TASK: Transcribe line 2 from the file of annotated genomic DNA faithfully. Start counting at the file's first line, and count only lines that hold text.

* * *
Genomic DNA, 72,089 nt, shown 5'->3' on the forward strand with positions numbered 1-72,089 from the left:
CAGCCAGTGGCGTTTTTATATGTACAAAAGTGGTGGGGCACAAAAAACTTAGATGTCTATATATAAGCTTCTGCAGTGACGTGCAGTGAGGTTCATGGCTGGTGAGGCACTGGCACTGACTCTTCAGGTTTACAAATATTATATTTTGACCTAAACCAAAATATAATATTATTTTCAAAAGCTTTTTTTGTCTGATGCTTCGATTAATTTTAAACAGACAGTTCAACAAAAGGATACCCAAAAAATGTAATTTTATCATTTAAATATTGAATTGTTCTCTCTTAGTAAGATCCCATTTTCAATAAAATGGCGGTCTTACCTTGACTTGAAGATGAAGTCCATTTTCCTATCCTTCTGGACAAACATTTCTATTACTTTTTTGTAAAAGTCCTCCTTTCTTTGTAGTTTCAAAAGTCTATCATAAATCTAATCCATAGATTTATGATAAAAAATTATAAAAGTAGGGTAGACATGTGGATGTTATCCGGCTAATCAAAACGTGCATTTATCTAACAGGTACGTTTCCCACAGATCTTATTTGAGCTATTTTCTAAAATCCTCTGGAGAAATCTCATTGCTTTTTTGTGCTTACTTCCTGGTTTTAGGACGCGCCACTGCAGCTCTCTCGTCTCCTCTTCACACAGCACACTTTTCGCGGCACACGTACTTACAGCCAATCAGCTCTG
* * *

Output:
CAGCCAGTGGCGTTTTTATATGTACAAAAGTGGTGGGGCACAAAAAACTTAGATGTCTATATATAAGCTTCTGCAGTGACGTGCAGTGAGGTTCATGGCTGGTGAGGCACTGGCACTGACTCTTCAGGTTTACAAATATTATATTTTGACCTAAACCAAAATATAATATTATTTTCAAAAGCTTTTTTTGTCTGATGCTTCGATTAATTTTAAACAGACAGTTCAACAAAAGGATACCCAAAAAATGTAATTTTATCATTTAAATATTGAATTGTTCTCTCTTAGTAAGATCCCATTTTCAATAAAATGGCGGTCTTACCTTGACTTGAAGATGAAGTCCATTTTCCTATCCTTCTGGACAAACATTTCTATTACTTTTTTGTAAAAGTCCTCCTTTCTTTGTAGTTTCAAAAGTCTATCATAAATCTAATCCATAGATTTATGATAAAAAATTATAAAAGTAGGGTAGACATGTGGATGTTATCCGGCTAATCAAAACGTGCATTTATCTAACAGGTACGTTTCCCACAGATCTTATTTGAGCTATTTTCTAAAATCCTCTGGAGAAATCTCATTGCTTTTTTGTGCTTACTTCCTGGTTTTAGGACGCGCCACTGCAGCTCTCTCGTCTCCTCTTCACACAGCACACTTTTCGCGGCACACGTACTTACAGCCAATCAGCTCTG